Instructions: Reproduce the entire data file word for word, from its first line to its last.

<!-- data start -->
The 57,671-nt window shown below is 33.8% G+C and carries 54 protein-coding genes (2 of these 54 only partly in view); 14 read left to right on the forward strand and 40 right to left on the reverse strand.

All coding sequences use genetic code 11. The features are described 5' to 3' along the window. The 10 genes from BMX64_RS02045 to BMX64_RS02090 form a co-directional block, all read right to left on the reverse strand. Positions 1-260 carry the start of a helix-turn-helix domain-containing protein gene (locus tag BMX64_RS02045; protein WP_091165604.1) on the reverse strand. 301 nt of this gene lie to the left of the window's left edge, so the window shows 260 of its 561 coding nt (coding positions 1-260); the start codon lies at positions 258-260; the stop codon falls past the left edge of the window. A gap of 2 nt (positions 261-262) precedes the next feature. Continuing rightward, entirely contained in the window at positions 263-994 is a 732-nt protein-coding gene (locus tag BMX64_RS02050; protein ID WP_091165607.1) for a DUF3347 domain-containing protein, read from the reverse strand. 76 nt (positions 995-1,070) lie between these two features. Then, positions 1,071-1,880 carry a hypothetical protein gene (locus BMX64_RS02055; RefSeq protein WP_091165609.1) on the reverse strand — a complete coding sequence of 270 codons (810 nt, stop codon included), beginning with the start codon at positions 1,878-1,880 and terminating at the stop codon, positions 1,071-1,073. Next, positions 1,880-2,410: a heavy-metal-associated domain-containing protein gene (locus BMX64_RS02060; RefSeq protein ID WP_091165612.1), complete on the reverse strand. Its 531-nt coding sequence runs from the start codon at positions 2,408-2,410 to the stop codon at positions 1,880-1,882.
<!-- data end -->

The 57,671-nt window shown below is 33.8% G+C and carries 54 protein-coding genes (2 of these 54 only partly in view); 14 read left to right on the forward strand and 40 right to left on the reverse strand.

All coding sequences use genetic code 11. The features are described 5' to 3' along the window. The 10 genes from BMX64_RS02045 to BMX64_RS02090 form a co-directional block, all read right to left on the reverse strand. Positions 1-260 carry the start of a helix-turn-helix domain-containing protein gene (locus tag BMX64_RS02045; protein WP_091165604.1) on the reverse strand. 301 nt of this gene lie to the left of the window's left edge, so the window shows 260 of its 561 coding nt (coding positions 1-260); the start codon lies at positions 258-260; the stop codon falls past the left edge of the window. A gap of 2 nt (positions 261-262) precedes the next feature. Continuing rightward, entirely contained in the window at positions 263-994 is a 732-nt protein-coding gene (locus tag BMX64_RS02050; protein ID WP_091165607.1) for a DUF3347 domain-containing protein, read from the reverse strand. 76 nt (positions 995-1,070) lie between these two features. Then, positions 1,071-1,880 carry a hypothetical protein gene (locus BMX64_RS02055; RefSeq protein WP_091165609.1) on the reverse strand — a complete coding sequence of 270 codons (810 nt, stop codon included), beginning with the start codon at positions 1,878-1,880 and terminating at the stop codon, positions 1,071-1,073. Next, positions 1,880-2,410: a heavy-metal-associated domain-containing protein gene (locus BMX64_RS02060; RefSeq protein ID WP_091165612.1), complete on the reverse strand. Its 531-nt coding sequence runs from the start codon at positions 2,408-2,410 to the stop codon at positions 1,880-1,882.